Start here...First Principles (B)

Written by Terry Dashner

Start here…first principles (B)

Terry Dashner………Faith Fellowship Church PO Box 1586 Broken Arrow, OK 74013

Here are some concepts in logic that are fundamental to establishing truth. When we assign words (symbols) to correspond to certain aspects of reality (referents), we are using another law of logic calledrepparttar law of identity. This law simply states that something is what we say it is: A is A. A correlative principle,repparttar 143242 law of excluded middle, asserts that it is either A or non-A (but not both). All valid thinking rests on these principles: they are absolute, and without them thinking would not be possible. [Norman Geisler and Peter Bocchino, Unshakable Foundations (Bethany House: Minneapolis, Minnesota) p. 24]

Alexander Pope correctly observed that a little knowledge is a dangerous thing! This cliché could be true in our case if we fail to point outrepparttar 143243 principal limitation of logic. When we use logic asrepparttar 143244 focal point of our intellectual lens, we must be very careful to recognize that its effectiveness is limited to finding error alone. Logic’s function is to correct faulty thinking, or groundless reasoning, and is therefore a negative test for truth. This is a very important characteristic: logic by itself will not help us find truth but will only help us detect error. What is true must be logical, but what is logical is not necessarily true. [Ibid, p. 28]

For example,repparttar 143245 statement “two plus two equals four” is logical. Similarly,repparttar 143246 statement “two leprechauns plus two leprechauns equals four leprechauns” is also logical. Both statements are logical; however,repparttar 143247 second statement does not mean that leprechauns actually exist. You would have to test and see if there is any evidence to supportrepparttar 143248 claim that leprechauns are real. Consequently, what is real or true must be logical, but what is logical is not necessarily real or true. [Ibid, p. 28] The law of noncontradiction,repparttar 143249 law of identity, andrepparttar 143250 law of excluded middle all relate torepparttar 143251 field of study called, logic.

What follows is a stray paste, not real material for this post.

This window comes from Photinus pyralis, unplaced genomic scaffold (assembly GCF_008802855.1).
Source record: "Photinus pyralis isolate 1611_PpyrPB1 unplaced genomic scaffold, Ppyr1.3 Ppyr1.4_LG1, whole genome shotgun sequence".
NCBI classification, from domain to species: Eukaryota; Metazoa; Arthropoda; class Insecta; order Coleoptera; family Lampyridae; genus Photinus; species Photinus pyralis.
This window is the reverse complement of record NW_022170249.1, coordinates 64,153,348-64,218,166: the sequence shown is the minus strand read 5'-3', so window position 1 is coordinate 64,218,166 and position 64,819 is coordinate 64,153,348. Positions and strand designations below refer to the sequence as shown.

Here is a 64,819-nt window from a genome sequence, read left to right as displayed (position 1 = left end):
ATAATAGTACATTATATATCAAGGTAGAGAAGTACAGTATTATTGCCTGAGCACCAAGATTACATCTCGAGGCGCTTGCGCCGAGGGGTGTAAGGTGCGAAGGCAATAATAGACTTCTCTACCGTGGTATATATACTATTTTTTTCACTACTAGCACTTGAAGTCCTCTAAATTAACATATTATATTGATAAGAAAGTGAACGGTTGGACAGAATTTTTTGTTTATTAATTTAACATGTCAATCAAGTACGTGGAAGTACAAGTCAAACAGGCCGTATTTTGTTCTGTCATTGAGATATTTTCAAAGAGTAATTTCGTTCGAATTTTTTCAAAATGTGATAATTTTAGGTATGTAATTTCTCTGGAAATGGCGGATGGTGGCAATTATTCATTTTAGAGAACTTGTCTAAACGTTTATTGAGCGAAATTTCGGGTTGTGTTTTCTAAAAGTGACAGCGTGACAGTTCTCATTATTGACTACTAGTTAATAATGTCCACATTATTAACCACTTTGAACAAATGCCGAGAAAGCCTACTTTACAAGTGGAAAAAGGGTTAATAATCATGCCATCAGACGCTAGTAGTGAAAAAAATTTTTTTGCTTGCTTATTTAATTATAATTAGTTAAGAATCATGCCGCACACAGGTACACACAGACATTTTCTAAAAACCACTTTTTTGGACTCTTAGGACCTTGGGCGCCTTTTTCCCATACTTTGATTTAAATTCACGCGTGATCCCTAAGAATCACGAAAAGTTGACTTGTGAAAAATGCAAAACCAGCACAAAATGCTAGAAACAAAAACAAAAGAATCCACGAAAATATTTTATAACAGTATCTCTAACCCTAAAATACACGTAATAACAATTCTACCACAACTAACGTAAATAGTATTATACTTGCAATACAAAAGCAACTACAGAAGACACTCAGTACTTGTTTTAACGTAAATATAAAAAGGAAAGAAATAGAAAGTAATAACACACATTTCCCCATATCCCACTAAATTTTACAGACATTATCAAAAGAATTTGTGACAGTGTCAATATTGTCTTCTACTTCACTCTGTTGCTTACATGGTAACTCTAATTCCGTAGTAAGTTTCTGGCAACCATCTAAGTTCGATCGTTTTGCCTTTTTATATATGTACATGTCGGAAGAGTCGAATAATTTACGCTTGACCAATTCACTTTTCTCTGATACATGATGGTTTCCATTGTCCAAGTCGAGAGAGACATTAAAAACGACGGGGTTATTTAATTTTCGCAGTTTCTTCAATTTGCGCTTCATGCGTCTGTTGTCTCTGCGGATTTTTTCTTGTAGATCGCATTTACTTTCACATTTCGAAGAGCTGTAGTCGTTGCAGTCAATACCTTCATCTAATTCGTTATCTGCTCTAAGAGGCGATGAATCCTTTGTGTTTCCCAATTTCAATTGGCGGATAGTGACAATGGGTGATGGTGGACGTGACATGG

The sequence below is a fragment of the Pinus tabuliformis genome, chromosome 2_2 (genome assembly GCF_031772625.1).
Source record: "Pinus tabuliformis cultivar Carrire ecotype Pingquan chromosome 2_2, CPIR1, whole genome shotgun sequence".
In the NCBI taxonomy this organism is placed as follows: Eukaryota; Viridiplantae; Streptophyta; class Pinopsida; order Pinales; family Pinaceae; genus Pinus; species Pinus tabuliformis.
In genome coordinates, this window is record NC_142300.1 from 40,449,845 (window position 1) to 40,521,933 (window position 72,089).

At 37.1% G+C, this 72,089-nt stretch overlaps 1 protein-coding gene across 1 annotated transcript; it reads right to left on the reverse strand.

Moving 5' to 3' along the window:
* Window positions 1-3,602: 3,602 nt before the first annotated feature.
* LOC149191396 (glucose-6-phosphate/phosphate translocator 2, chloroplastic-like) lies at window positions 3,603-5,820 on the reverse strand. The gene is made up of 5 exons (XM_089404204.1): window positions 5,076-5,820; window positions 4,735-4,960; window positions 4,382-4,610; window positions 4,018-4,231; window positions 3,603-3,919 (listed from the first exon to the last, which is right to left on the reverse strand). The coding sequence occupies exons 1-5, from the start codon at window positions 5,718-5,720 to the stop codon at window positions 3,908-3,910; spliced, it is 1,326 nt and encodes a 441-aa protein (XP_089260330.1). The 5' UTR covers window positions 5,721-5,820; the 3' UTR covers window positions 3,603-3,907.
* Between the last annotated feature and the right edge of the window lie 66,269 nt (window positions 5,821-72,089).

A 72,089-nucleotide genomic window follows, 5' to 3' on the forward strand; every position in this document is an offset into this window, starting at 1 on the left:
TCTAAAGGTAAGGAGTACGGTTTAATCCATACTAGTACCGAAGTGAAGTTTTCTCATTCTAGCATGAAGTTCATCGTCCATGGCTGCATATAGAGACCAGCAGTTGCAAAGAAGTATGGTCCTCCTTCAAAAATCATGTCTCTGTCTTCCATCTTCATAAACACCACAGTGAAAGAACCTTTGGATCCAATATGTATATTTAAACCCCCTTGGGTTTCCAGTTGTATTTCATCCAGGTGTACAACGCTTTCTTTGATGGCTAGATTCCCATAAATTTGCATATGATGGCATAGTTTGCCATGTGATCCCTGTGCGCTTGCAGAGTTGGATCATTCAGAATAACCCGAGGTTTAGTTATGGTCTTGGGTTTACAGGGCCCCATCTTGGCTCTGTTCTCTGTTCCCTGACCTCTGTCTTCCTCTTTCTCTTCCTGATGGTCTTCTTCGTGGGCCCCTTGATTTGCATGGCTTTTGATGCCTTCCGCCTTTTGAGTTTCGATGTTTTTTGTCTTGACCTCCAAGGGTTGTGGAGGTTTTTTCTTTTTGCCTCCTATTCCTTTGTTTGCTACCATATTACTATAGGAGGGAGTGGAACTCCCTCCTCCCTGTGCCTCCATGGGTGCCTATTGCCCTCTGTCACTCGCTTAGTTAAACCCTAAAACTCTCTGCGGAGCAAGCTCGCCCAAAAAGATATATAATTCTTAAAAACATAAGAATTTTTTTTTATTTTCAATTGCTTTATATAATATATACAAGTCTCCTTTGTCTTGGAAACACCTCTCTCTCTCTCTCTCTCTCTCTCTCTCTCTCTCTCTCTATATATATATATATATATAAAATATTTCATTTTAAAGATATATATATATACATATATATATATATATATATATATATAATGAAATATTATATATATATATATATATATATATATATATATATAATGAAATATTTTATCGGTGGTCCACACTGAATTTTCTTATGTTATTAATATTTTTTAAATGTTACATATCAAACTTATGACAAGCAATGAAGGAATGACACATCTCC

Start here...First Principles (A)

Written by Terry Dashner

Start here…first principles (A)

Terry Dashner……..Faith Fellowship Church PO Box 1586 Broken Arrow, OK 74013

Mortimer J. Adler said, “The fundamentals of logic should be as transcultural asrepparttar mathematics with whichrepparttar 143208 principles of logic are associated. The principles of logic are neither Western nor Eastern, but universal.” That’s interesting.

Aristotle was keen on “first principles.” He said that every science begins with certain obvious truths, and these truths formrepparttar 143209 foundations upon which all knowledge rests. [Norman Geisler and Peter Bocchino, Unshakable Foundations, (Bethany House: Minneapolis, Minnesota) p.19]

These days most Christians are too quick to respond to an opposing worldview by critiquing it atrepparttar 143210 conclusion of an argument. Mortimer Adler rightly points out that most ofrepparttar 143211 timerepparttar 143212 errors exist inrepparttar 143213 beginning. This means we must focus on these “points of departure” used by philosophers, professors, authors and skeptics to see if any errors exist in their foundations (most basic assumptions). [Ibid, p.21]

Now most everyone has a worldview. Andrepparttar 143214 worldviews are varied to sayrepparttar 143215 least. Why? Because everyone looks atrepparttar 143216 world through lens of various colors. If one’s glasses are blue lens, then his worldview will be blue. The question I raise is this. Is it possible for everyone to see throughrepparttar 143217 same colored lens? Maybe. It depends on whether or not everyman with a worldview wants to paintrepparttar 143218 color of his lens with “first principles.” If everyman shapes his worldview with logic, everyman is going to come to logical conclusions. Right? Let me explain myself, please.

Everyone uses logic to think about life. All people have at one time or another given thought torepparttar 143219 fact that they exist; existence and human reason arerepparttar 143220 two most fundamental assumptions that all people have in common. These two assumptions are unavoidable; in order to deny existence and reason, one would have to use reason to think aboutrepparttar 143221 denial. Further, one would have to exist in order to be engaged inrepparttar 143222 reasoning process. Therefore, existence and reason must berepparttar 143223 place to start an honest and impartial search for truth. [Ibid, pp. 22-23]

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